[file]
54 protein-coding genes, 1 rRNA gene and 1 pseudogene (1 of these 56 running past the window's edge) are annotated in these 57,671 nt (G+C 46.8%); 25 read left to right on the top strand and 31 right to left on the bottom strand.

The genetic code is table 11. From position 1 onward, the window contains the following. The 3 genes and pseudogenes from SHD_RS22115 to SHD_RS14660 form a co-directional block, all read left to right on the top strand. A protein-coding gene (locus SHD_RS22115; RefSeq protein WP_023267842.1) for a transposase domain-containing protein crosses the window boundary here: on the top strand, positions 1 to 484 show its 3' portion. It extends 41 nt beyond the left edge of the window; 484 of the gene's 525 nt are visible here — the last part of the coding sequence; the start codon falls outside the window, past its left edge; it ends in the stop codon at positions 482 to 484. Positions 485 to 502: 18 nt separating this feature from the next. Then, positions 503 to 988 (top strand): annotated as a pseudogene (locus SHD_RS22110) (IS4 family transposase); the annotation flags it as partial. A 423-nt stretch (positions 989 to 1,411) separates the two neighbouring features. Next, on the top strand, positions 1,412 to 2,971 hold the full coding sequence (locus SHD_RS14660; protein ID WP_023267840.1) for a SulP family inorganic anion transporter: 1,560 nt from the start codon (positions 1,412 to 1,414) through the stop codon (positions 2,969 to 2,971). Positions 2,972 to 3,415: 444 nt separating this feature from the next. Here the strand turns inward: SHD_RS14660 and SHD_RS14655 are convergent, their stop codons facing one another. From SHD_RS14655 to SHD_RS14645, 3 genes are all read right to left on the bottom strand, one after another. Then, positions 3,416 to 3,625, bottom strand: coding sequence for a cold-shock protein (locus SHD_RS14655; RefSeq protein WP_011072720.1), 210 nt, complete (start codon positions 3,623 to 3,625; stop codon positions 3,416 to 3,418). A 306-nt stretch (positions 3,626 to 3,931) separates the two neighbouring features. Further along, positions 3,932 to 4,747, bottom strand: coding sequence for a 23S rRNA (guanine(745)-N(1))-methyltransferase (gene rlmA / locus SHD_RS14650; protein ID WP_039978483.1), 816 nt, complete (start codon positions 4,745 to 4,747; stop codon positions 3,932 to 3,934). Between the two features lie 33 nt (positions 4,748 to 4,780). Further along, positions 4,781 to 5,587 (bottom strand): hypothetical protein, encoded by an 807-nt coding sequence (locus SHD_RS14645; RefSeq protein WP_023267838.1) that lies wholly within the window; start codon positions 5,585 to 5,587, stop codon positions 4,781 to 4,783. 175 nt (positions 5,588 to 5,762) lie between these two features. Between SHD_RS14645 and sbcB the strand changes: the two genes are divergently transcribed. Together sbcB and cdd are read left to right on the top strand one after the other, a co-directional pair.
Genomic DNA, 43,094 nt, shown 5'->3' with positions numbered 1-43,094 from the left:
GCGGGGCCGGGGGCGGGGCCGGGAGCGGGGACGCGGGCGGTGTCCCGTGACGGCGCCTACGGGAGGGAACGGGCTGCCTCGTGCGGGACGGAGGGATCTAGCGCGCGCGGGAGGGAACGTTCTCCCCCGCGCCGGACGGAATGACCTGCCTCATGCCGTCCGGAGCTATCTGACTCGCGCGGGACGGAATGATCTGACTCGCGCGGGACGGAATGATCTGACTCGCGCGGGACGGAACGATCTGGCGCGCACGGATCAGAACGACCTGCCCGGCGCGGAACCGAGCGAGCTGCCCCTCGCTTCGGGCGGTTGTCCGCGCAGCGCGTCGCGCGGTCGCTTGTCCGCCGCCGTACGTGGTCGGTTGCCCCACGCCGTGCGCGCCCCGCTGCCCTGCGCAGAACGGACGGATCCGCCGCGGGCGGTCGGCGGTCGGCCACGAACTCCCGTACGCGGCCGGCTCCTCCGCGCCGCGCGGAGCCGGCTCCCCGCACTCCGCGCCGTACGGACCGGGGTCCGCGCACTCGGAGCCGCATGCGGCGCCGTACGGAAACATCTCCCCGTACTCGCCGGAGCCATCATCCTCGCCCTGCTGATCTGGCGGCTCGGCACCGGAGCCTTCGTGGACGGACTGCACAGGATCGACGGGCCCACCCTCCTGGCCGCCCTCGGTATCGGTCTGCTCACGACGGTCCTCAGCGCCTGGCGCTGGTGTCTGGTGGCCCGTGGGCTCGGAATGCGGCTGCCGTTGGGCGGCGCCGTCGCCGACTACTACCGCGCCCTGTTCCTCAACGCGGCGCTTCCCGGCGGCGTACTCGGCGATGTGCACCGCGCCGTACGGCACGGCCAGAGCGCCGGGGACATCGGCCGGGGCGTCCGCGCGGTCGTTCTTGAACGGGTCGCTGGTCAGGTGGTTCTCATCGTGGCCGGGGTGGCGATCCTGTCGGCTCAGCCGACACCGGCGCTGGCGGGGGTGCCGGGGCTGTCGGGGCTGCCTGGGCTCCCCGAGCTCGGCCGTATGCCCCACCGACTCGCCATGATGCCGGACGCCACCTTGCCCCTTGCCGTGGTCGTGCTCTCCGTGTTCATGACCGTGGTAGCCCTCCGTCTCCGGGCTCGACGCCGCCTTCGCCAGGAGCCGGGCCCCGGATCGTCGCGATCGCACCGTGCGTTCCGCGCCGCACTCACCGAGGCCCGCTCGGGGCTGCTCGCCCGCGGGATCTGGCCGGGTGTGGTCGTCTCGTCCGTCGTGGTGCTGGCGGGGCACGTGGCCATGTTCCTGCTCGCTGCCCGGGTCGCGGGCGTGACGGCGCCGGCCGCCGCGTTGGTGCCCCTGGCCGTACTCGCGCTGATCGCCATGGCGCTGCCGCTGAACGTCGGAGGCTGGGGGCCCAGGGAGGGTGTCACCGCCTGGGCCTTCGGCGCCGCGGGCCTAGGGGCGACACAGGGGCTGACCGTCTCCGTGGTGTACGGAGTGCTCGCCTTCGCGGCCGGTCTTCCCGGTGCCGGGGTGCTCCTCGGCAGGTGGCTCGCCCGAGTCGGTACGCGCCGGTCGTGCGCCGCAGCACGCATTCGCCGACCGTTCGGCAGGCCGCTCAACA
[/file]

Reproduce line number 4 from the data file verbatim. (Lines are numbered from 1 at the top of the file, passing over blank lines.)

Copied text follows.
GCGGGGCCGGGGGCGGGGCCGGGAGCGGGGACGCGGGCGGTGTCCCGTGACGGCGCCTACGGGAGGGAACGGGCTGCCTCGTGCGGGACGGAGGGATCTAGCGCGCGCGGGAGGGAACGTTCTCCCCCGCGCCGGACGGAATGACCTGCCTCATGCCGTCCGGAGCTATCTGACTCGCGCGGGACGGAATGATCTGACTCGCGCGGGACGGAATGATCTGACTCGCGCGGGACGGAACGATCTGGCGCGCACGGATCAGAACGACCTGCCCGGCGCGGAACCGAGCGAGCTGCCCCTCGCTTCGGGCGGTTGTCCGCGCAGCGCGTCGCGCGGTCGCTTGTCCGCCGCCGTACGTGGTCGGTTGCCCCACGCCGTGCGCGCCCCGCTGCCCTGCGCAGAACGGACGGATCCGCCGCGGGCGGTCGGCGGTCGGCCACGAACTCCCGTACGCGGCCGGCTCCTCCGCGCCGCGCGGAGCCGGCTCCCCGCACTCCGCGCCGTACGGACCGGGGTCCGCGCACTCGGAGCCGCATGCGGCGCCGTACGGAAACATCTCCCCGTACTCGCCGGAGCCATCATCCTCGCCCTGCTGATCTGGCGGCTCGGCACCGGAGCCTTCGTGGACGGACTGCACAGGATCGACGGGCCCACCCTCCTGGCCGCCCTCGGTATCGGTCTGCTCACGACGGTCCTCAGCGCCTGGCGCTGGTGTCTGGTGGCCCGTGGGCTCGGAATGCGGCTGCCGTTGGGCGGCGCCGTCGCCGACTACTACCGCGCCCTGTTCCTCAACGCGGCGCTTCCCGGCGGCGTACTCGGCGATGTGCACCGCGCCGTACGGCACGGCCAGAGCGCCGGGGACATCGGCCGGGGCGTCCGCGCGGTCGTTCTTGAACGGGTCGCTGGTCAGGTGGTTCTCATCGTGGCCGGGGTGGCGATCCTGTCGGCTCAGCCGACACCGGCGCTGGCGGGGGTGCCGGGGCTGTCGGGGCTGCCTGGGCTCCCCGAGCTCGGCCGTATGCCCCACCGACTCGCCATGATGCCGGACGCCACCTTGCCCCTTGCCGTGGTCGTGCTCTCCGTGTTCATGACCGTGGTAGCCCTCCGTCTCCGGGCTCGACGCCGCCTTCGCCAGGAGCCGGGCCCCGGATCGTCGCGATCGCACCGTGCGTTCCGCGCCGCACTCACCGAGGCCCGCTCGGGGCTGCTCGCCCGCGGGATCTGGCCGGGTGTGGTCGTCTCGTCCGTCGTGGTGCTGGCGGGGCACGTGGCCATGTTCCTGCTCGCTGCCCGGGTCGCGGGCGTGACGGCGCCGGCCGCCGCGTTGGTGCCCCTGGCCGTACTCGCGCTGATCGCCATGGCGCTGCCGCTGAACGTCGGAGGCTGGGGGCCCAGGGAGGGTGTCACCGCCTGGGCCTTCGGCGCCGCGGGCCTAGGGGCGACACAGGGGCTGACCGTCTCCGTGGTGTACGGAGTGCTCGCCTTCGCGGCCGGTCTTCCCGGTGCCGGGGTGCTCCTCGGCAGGTGGCTCGCCCGAGTCGGTACGCGCCGGTCGTGCGCCGCAGCACGCATTCGCCGACCGTTCGGCAGGCCGCTCAACA